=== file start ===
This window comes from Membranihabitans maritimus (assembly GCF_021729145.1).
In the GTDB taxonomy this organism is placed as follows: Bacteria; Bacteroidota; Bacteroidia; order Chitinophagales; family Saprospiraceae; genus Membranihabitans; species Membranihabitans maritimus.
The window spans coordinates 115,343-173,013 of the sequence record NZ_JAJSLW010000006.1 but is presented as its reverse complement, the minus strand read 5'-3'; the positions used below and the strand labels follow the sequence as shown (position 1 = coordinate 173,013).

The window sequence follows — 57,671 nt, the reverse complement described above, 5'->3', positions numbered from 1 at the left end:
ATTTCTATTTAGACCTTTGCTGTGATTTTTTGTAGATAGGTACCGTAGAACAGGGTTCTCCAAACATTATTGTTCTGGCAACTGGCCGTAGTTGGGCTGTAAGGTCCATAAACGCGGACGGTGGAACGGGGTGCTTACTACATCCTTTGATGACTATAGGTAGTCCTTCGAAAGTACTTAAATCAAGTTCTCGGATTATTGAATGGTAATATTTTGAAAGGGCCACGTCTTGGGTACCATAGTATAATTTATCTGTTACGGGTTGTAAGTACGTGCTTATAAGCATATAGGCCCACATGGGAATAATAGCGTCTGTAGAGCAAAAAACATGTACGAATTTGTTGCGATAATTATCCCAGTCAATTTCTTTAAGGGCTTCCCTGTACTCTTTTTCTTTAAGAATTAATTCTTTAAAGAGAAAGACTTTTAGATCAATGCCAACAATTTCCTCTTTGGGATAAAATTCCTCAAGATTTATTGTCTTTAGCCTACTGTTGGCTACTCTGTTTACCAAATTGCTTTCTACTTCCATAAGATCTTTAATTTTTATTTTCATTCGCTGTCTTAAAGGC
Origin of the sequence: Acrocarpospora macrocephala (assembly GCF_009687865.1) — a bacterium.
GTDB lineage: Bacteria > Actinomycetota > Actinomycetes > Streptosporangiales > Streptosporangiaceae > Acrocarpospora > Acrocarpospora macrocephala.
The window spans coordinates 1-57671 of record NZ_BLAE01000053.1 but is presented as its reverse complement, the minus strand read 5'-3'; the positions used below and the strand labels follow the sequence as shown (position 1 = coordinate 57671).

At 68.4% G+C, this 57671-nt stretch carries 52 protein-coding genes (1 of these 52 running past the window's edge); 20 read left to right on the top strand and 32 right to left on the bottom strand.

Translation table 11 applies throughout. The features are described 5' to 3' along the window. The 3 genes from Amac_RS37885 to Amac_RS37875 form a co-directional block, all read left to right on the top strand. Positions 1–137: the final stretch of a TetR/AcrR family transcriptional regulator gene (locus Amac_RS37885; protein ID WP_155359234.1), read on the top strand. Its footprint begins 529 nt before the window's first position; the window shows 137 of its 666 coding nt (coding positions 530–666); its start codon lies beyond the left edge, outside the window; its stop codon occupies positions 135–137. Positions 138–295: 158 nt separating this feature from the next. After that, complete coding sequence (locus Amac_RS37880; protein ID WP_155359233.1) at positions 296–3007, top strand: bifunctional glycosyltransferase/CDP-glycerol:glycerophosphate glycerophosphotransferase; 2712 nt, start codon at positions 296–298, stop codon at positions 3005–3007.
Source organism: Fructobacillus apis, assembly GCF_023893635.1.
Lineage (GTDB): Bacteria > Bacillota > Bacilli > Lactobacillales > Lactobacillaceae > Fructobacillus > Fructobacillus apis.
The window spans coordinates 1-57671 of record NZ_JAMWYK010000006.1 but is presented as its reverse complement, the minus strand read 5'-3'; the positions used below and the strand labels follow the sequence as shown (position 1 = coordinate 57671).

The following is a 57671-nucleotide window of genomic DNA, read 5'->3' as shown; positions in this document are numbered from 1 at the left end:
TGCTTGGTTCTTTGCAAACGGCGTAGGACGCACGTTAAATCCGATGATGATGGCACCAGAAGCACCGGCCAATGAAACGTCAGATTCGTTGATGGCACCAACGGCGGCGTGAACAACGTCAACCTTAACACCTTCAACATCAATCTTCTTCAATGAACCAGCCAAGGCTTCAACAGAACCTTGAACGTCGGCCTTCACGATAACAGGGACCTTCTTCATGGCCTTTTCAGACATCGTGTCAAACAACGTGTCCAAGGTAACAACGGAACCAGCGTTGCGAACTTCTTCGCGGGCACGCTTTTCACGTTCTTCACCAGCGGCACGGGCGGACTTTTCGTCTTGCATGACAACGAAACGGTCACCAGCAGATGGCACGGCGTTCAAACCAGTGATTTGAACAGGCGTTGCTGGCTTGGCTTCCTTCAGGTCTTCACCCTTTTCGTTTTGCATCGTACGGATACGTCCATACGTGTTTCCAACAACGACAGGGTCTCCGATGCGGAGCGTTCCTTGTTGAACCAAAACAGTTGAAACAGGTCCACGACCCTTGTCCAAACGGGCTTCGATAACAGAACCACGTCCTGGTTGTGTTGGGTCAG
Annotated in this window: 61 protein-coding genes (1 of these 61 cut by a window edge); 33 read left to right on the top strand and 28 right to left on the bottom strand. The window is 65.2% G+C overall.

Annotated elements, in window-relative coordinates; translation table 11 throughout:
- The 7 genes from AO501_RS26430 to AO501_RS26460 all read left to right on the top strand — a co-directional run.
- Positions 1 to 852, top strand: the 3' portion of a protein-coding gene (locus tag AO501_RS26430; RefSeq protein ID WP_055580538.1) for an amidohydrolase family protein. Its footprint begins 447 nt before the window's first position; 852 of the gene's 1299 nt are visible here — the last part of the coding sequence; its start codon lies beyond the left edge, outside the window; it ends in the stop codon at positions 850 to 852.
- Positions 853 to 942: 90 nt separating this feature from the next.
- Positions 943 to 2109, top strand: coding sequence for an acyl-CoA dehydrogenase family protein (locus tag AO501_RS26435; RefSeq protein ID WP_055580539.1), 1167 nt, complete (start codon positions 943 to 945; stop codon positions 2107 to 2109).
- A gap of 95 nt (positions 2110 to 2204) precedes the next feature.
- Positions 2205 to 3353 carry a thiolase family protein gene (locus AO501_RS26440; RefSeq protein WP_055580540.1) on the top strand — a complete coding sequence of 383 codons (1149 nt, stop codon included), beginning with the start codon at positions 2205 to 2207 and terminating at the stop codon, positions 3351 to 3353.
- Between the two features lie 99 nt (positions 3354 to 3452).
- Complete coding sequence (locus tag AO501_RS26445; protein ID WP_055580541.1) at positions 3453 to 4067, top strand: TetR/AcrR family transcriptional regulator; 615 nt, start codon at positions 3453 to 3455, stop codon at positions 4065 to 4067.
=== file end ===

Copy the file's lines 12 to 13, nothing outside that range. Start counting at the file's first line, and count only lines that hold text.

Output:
Lineage (GTDB): Bacteria > Bacillota > Bacilli > Lactobacillales > Lactobacillaceae > Fructobacillus > Fructobacillus apis.
The window spans coordinates 1-57671 of record NZ_JAMWYK010000006.1 but is presented as its reverse complement, the minus strand read 5'-3'; the positions used below and the strand labels follow the sequence as shown (position 1 = coordinate 57671).